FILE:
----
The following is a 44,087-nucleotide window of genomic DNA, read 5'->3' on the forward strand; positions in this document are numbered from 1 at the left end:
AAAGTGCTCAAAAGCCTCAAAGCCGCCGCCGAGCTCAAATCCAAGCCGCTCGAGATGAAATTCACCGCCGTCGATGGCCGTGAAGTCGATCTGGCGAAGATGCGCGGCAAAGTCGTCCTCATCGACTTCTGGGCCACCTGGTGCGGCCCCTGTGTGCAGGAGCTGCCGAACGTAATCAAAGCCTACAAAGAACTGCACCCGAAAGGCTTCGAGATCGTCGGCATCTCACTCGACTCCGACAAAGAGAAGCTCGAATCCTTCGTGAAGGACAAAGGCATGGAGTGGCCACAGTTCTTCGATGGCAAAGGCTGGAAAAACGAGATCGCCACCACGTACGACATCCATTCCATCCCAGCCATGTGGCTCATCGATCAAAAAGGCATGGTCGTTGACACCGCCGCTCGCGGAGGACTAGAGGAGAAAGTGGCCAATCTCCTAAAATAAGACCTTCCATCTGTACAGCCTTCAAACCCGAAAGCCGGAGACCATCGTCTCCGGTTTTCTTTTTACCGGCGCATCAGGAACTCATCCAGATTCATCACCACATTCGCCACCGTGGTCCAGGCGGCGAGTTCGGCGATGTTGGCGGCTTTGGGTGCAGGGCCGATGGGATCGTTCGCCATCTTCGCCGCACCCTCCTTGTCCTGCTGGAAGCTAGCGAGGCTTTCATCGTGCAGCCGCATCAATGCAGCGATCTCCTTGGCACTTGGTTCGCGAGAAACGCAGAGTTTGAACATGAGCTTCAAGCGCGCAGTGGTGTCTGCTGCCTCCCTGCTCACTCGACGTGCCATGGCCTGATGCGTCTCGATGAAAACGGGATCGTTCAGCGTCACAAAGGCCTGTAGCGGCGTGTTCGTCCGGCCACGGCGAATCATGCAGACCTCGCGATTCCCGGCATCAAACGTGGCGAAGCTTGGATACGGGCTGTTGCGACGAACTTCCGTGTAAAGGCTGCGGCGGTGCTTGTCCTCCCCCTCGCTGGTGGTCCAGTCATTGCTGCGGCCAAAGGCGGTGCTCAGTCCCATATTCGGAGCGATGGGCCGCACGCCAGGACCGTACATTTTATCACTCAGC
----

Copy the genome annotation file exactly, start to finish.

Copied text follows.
The following is a 44,087-nucleotide window of genomic DNA, read 5'->3' on the forward strand; positions in this document are numbered from 1 at the left end:
AAAGTGCTCAAAAGCCTCAAAGCCGCCGCCGAGCTCAAATCCAAGCCGCTCGAGATGAAATTCACCGCCGTCGATGGCCGTGAAGTCGATCTGGCGAAGATGCGCGGCAAAGTCGTCCTCATCGACTTCTGGGCCACCTGGTGCGGCCCCTGTGTGCAGGAGCTGCCGAACGTAATCAAAGCCTACAAAGAACTGCACCCGAAAGGCTTCGAGATCGTCGGCATCTCACTCGACTCCGACAAAGAGAAGCTCGAATCCTTCGTGAAGGACAAAGGCATGGAGTGGCCACAGTTCTTCGATGGCAAAGGCTGGAAAAACGAGATCGCCACCACGTACGACATCCATTCCATCCCAGCCATGTGGCTCATCGATCAAAAAGGCATGGTCGTTGACACCGCCGCTCGCGGAGGACTAGAGGAGAAAGTGGCCAATCTCCTAAAATAAGACCTTCCATCTGTACAGCCTTCAAACCCGAAAGCCGGAGACCATCGTCTCCGGTTTTCTTTTTACCGGCGCATCAGGAACTCATCCAGATTCATCACCACATTCGCCACCGTGGTCCAGGCGGCGAGTTCGGCGATGTTGGCGGCTTTGGGTGCAGGGCCGATGGGATCGTTCGCCATCTTCGCCGCACCCTCCTTGTCCTGCTGGAAGCTAGCGAGGCTTTCATCGTGCAGCCGCATCAATGCAGCGATCTCCTTGGCACTTGGTTCGCGAGAAACGCAGAGTTTGAACATGAGCTTCAAGCGCGCAGTGGTGTCTGCTGCCTCCCTGCTCACTCGACGTGCCATGGCCTGATGCGTCTCGATGAAAACGGGATCGTTCAGCGTCACAAAGGCCTGTAGCGGCGTGTTCGTCCGGCCACGGCGAATCATGCAGACCTCGCGATTCCCGGCATCAAACGTGGCGAAGCTTGGATACGGGCTGTTGCGACGAACTTCCGTGTAAAGGCTGCGGCGGTGCTTGTCCTCCCCCTCGCTGGTGGTCCAGTCATTGCTGCGGCCAAAGGCGGTGCTCAGTCCCATATTCGGAGCGATGGGCCGCACGCCAGGACCGTACATTTTATCACTCAGC